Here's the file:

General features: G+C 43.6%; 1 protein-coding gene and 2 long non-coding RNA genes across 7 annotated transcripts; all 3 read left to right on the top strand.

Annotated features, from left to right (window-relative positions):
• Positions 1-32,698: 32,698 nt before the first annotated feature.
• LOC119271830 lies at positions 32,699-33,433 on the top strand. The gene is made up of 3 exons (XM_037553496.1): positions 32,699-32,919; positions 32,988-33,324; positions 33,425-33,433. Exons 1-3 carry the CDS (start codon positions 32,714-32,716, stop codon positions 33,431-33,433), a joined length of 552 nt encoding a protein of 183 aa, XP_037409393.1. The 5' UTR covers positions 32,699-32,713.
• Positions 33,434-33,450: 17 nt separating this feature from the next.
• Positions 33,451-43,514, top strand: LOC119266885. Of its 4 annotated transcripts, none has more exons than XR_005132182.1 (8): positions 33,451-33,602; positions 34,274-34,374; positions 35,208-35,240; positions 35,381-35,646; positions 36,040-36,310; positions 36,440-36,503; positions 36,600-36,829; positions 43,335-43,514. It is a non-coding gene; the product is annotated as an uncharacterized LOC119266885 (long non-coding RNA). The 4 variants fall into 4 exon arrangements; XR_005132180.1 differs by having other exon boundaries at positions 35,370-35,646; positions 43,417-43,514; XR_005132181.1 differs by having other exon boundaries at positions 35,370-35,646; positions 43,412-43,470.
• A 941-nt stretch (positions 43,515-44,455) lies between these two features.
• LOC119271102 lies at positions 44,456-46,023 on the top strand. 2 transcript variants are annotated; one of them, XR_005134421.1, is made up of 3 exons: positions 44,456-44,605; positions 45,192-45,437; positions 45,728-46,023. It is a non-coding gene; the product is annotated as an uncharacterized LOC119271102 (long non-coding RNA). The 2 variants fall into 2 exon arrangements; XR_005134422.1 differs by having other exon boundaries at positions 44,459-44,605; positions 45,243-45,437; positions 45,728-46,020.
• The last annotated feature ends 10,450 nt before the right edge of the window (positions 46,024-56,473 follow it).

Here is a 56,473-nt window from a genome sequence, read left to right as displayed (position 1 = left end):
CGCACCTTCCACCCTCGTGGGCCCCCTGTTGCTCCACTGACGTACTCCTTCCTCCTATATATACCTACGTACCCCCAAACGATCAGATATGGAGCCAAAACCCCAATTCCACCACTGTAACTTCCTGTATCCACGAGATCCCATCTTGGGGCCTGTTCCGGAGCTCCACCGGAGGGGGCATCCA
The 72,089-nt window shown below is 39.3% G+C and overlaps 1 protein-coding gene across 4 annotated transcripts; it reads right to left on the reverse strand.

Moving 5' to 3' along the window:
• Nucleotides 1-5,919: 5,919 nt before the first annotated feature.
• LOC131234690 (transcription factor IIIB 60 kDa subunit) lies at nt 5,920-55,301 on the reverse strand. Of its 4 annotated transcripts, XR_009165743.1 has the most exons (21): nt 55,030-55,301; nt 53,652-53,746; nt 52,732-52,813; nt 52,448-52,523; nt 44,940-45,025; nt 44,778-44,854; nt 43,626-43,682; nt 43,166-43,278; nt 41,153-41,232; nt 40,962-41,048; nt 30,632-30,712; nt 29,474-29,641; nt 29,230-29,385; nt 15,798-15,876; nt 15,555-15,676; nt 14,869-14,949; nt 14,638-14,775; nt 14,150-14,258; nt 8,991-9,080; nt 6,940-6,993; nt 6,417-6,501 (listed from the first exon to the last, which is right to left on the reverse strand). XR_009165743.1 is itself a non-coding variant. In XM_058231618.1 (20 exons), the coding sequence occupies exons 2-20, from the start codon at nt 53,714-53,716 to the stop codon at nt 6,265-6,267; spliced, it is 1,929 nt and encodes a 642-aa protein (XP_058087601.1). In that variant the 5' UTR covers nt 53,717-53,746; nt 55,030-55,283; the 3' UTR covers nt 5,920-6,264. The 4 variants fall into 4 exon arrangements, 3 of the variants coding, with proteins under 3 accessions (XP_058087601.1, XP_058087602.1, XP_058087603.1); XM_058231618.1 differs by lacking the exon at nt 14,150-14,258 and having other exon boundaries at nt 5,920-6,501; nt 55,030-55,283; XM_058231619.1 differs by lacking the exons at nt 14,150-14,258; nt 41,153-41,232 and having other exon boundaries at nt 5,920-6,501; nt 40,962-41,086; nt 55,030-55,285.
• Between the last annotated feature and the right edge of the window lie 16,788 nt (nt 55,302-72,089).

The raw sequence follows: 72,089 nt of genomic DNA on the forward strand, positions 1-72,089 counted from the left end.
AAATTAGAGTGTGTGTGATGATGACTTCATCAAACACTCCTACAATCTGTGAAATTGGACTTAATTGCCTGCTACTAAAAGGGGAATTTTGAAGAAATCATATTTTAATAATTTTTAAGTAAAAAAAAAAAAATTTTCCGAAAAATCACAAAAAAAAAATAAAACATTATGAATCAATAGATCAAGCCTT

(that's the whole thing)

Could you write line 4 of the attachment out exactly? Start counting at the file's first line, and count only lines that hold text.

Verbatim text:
• LOC119271830 lies at positions 32,699-33,433 on the top strand. The gene is made up of 3 exons (XM_037553496.1): positions 32,699-32,919; positions 32,988-33,324; positions 33,425-33,433. Exons 1-3 carry the CDS (start codon positions 32,714-32,716, stop codon positions 33,431-33,433), a joined length of 552 nt encoding a protein of 183 aa, XP_037409393.1. The 5' UTR covers positions 32,699-32,713.